My husbands mother passed a few months ago . we do not no her insurance co to see who is beneficuary is.how can we find out?

Other answer:

Trena:
First, if no one knows the insurance company, then there probably isn't one. Less than half of those who die have life insurance, and the ones that do should tell someone the insurance company.

Second, if no one knows her insurance company, then it does not matter who the beneficiary is. The only reason to see who is the beneficiary is so that the beneficiary can claim the money from the insurance company, but if the beneficiary doesn't know the insurance company, then no one can claim the money.

The first step is finding the insurance company. If you can't do that, then there's no point to seeing who is the beneficiary, because information is useless if you don't find the insurance company.

Some places you can look to try to find the insurance company include:
Any piece of paper she owned, especially bank records (which may include payments to the insurance company)
Her employer
Her state's Department of Insurance
MIB (they can't tell whether she had insurance, but they can sometimes tell where she applied for insurance, and then you can ask each of those companies, one at a time)

However, it may simply be too late. In many cases, you have to find out while the person is still alive, or forever lose your chance. It doesn't really matter whether she had insurance or not (and she probably didn't) because a person who doesn't tell anyone the insurance company is the same as a person without insurance; either way, no one gets any insurance money.

lucy:
The question should be, (did) mother in law have life insurance or not?

If, she did, then should have in her papers, a policy or paperwork of a company that has life insurance. If, you can't find a policy, then go through her checkbook for any payments to a insurance company that would have been monthly or yearly. If none, then either paid up insurance, or she had no life insurance.

Did mother in law work? If so, "might" have a life insurance with former employer, but, if retired, many times the insurance is cancelled, when they retire.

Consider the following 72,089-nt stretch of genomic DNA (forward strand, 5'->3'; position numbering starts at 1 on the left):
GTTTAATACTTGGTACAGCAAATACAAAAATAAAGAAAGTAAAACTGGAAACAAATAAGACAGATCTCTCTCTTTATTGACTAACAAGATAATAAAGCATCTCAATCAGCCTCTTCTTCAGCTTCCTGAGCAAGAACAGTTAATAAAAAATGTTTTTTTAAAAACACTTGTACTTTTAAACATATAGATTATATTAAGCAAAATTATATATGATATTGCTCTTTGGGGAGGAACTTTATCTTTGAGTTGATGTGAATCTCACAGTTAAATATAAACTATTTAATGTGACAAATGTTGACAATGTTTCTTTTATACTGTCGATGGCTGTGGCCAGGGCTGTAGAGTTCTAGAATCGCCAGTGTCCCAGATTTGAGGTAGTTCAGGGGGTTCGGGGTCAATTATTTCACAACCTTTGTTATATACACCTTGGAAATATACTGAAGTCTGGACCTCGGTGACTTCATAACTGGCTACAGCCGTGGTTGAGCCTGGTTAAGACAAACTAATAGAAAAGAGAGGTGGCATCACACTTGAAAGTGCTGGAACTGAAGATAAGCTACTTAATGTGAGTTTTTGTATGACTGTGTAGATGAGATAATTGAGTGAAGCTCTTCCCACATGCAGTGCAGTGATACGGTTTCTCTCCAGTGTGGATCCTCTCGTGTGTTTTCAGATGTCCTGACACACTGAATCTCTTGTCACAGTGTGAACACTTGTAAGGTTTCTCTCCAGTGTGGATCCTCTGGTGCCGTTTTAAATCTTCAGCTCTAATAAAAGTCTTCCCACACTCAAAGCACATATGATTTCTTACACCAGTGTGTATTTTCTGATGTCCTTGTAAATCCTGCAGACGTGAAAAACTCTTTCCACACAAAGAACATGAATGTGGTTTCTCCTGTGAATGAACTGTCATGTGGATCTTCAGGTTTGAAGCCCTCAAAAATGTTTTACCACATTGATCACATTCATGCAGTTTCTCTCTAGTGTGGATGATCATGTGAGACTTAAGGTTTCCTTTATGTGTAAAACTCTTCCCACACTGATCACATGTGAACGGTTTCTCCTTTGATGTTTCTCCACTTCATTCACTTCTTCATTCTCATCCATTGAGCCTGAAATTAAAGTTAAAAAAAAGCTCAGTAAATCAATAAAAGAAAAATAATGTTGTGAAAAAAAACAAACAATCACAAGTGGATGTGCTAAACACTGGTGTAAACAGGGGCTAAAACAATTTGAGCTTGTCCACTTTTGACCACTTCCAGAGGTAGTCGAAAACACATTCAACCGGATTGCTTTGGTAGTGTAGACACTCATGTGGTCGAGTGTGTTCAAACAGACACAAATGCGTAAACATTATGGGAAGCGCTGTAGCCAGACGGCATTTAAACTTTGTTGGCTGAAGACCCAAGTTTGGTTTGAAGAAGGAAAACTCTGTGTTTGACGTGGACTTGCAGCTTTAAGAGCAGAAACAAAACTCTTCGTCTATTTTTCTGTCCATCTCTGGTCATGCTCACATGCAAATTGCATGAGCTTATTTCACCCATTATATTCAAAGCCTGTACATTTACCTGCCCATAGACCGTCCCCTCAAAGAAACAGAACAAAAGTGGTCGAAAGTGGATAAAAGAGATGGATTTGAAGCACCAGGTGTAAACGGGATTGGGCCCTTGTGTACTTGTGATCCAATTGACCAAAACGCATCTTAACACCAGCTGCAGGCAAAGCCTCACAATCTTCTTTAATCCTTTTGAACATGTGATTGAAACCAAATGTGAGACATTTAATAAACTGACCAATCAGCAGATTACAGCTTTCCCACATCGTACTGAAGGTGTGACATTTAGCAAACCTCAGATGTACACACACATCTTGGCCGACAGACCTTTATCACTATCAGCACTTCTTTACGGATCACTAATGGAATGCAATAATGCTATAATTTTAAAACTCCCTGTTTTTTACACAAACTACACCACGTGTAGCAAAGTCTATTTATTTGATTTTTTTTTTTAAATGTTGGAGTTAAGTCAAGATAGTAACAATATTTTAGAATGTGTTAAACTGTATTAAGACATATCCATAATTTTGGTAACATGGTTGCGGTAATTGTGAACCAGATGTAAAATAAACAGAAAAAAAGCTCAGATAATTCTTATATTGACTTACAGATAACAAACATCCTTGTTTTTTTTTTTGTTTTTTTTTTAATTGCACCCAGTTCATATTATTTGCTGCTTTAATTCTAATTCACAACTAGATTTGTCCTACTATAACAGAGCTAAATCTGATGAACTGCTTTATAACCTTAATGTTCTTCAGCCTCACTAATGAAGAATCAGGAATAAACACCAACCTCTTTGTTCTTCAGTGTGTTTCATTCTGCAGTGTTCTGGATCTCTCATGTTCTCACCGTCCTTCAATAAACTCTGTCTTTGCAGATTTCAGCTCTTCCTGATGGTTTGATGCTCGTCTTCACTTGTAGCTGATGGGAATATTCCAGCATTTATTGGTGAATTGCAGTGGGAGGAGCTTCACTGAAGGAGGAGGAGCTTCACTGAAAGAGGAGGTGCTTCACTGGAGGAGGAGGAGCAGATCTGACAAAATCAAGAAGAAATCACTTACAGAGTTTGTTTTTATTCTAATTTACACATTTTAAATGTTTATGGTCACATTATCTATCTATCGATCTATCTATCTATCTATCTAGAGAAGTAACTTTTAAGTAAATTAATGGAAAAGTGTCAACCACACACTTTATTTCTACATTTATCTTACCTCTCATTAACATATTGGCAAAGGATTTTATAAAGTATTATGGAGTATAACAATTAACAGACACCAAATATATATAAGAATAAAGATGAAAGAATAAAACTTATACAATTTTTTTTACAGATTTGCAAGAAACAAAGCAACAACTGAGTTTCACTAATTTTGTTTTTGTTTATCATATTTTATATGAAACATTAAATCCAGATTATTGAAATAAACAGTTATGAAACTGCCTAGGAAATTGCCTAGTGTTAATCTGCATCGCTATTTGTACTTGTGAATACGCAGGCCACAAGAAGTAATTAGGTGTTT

Last option is MIB, that "might" find out if she applied for "any" life insurance w/in the last 20 years.

IF, in fact she did have life insurance, and once you find out the company, can file a claim with her death certificate. But, only then, can you find out (who) the beneficiary is, and if not your husband, they will tell you.

npk:
Start at the beginning. Does she even HAVE life insurance? If so, the next of kin or executor notifies the insurer and provides the death certificate and any other documentation requested. The insurer will pay to the named beneficiaries only. It's no one else's business who the beneficiaries are.
Bill:
How do you know if she had Insurance? If she had a policy she would have had to pay for the premiums eir directly or through her employer. Check her bills and receipts including any pay stubs to see if payments ere bing made.
B:
are you very sure there is any insurance? normally her former employer would know, or her old check books would show payments made to the insurance companies, you need to dig a bit, normally you could just call the major companies and ask them to check.
Who:
email all the insurance companies you can think of and just ask them if they insured her.

(they may require a physical certified copy of the death certificate, but possibly accept a copy sent by email
you dont send it with the 1st contact email – if they want one before giving out info they will ask you to send it)

Anonymous:
Unless you are either the beneficiary, or the executor of her estate, you don't have a legal right to find out who her beneficiary(ies) are.

So . . . talk to the executor of her estate.

Muzzammil:
Unless you are either the beneficiary, or the executor of her estate, you don't have a legal right to find out who her beneficiary(ies) are.

So . . . talk to the executor of her estate.

Insurance Pickle.com:
You go through her financials to see if she was making any payments and you call former employers.
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